A couple of weeks ago, the partners in Moe’s firm treated all their associates to Japan. Because I’m super kaladkarin, I tagged along as well.
This is our second time in Osaka- we visited around the same time last year with my brother and sister-in-law. But, we never really got to go around because we spent around 95% of our time shopping. We made a perfunctory visit to the Osaka Castle, spent half a day in Universal and the rest of the time, we were going nuts buying stuff.
This year, since their firm had a fixed itinerary, we actually went around visiting places.
I decided to share with you some of my kwentos about both trips. Will write about practical tips first:
WHAT TO WEAR
Okay, before anything else: Winter in Japan can get crazy cold. The temperature forecasts may not seem particularly daunting especially for those who have experienced colder winters; but dude, it gets windy as f*ck.
Don’t be fooled by all these Japanese women wearing short skirts and tights- they are all immortal. If you plan to visit Osaka around wintertime, do yourself a favor and bundle up.
Here are some things that I did to keep myself comfy and toasty:
Investing in good coats: I have two really thick winter coats that I wore the last time I was in Osaka. They’re bulky but wonderfully insulated. I briefly considered buying cheaper, thinner ones for this trip so I could fit them all in my luggage and have entirely different outfits for 8 days. But then I figured that I’m a grown-ass woman who needed to keep her joints warm more than she needed cute selfies. Comfort trumps vanity. Besides, the more space I saved in my luggage, the more I could shop. Hehehe.
Layering: Despite wearing bulky coats and thermals last year, I was still freezing my ass off. So this year, not only did I pile on more layers of clothing, I went for those “extra warm” thermals in Uniqlo.Wearing the ordinary ones are for Nordic Vikings. We are from the tropics- the “extra warm” label spells a world of difference.
I also bought hardcore long johns from Columbia. I figured if they were good enough for Mt. Everest, they would be good enough for Japan. They were hella expensive, so I only bought a pair and saved it for the coldest part of our itinerary: The Kyoto-Narra tour. I was so happy with them that I ended up reusing them when we visited the Yamazaki distillery. (Yes, staying toasty trumps hygiene as well).
All the layers made me look like an Oompa-loompa. But while every one was complaining about the cold weather, I was walking around with my coat unzipped. Like an Oompa-loompa boss.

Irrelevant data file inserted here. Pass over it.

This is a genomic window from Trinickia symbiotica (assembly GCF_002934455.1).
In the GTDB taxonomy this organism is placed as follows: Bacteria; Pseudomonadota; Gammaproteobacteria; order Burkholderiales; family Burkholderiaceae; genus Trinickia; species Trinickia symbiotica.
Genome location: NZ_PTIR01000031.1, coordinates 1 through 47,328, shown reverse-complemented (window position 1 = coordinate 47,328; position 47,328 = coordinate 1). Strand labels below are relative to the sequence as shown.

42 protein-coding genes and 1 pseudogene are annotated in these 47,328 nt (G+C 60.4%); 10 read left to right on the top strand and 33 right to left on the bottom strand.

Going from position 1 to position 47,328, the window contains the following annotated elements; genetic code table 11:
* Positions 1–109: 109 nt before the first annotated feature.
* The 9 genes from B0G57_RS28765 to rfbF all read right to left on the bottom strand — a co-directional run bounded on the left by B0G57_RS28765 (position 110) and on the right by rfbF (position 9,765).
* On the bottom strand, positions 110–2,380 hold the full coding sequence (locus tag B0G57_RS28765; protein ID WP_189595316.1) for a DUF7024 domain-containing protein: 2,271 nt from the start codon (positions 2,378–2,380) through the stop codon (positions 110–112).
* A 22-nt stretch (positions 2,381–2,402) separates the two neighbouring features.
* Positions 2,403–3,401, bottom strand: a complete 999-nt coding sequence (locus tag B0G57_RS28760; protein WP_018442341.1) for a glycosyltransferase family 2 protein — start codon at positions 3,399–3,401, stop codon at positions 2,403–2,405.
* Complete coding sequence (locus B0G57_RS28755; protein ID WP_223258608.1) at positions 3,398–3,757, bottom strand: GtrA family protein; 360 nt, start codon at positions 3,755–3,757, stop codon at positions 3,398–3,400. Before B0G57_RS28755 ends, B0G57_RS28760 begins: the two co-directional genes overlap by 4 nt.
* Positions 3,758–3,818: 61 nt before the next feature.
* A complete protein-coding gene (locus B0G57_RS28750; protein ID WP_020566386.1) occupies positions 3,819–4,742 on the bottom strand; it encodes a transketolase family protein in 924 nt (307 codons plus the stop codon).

Investing in comfy foot wear: Last year, I had on these cheap, fashionable boots from Aldo. They certainly kept me warm, but they definitely did not provide my spoiled, sedentary feet any reprieve from all the walking. So this year, I got these awesome Doc Martens leather boots with rubber soles. They were wonderfully cushy and cozy so I could walk longer without whining (Disclaimer: I said I could walk LONGER without whining, I never said I stopped whining altogether).
Bringing winter accessories: Hats, scarves, wool/thermal socks all help lock in the heat. The thing about layering though, is that you have to peel these off when you go inside heated establishments. Moe actually takes the time to meticulously re-layer every time we need to head out again. I bundle up on the go. So I look nicely put-together when we leave the hotel, but end up looking like a harassed tourist by the end of the night. They kept me warm though, so it’s all good.
Buying disposable hand warmers: You can get these in any convenience or drug store in Japan for less than 500 yen a pack. I find wearing gloves quite bothersome, so they were lifesavers. You just pop them in the pockets of your coat and wait for them to magically heat up. (Thank you Booboo for bugging me about this!)
It is crazy expensive to take a cab in Japan. Moe’s bosses were nice enough to book the entire group airport transfers on the way there, but since we were staying behind, we needed to figure out the easiest but most cost-efficient way back.
When we arrived in Osaka last year, my brother had this bright idea of taking the airport train, transferring to the subway and then walking a block to our hotel.
It seemed like a good plan on paper. But good plans have a way of going awry, especially when you’re in a foreign country. We ended up getting royally lost. It took all of my puny strength to drag my luggage up subways stairs and down alleyways that by the time we got to the hotel I was on self-pity mode. (My very thoughtful husband took a picture of me plopped pathetically in the lobby – I looked like a kid who got all her Halloween candy taken away.)
Anyway, I say skip the extra subway ride and the walking. You can either:
Look for a hotel with an airport shuttle service: Some hotels have airport services exclusive for their guests. Others have public airport limos stopping by on a set schedule. This year, since we stayed in Swissotel for the latter part of our trip, we had the convenience of having an airport train stopping right inside the hotel complex (more on this later). Made things super easy!
Take a cab to the nearest airport limo or airport train station: This saves tons more money compared to taking the taxi all the way to or from the airport, but it affords you the convenience of not having to drag your luggage through public streets and subway stations. Like I said earlier, we were shopping like crazy when we were in Osaka last year so we ended up doing this on the way back.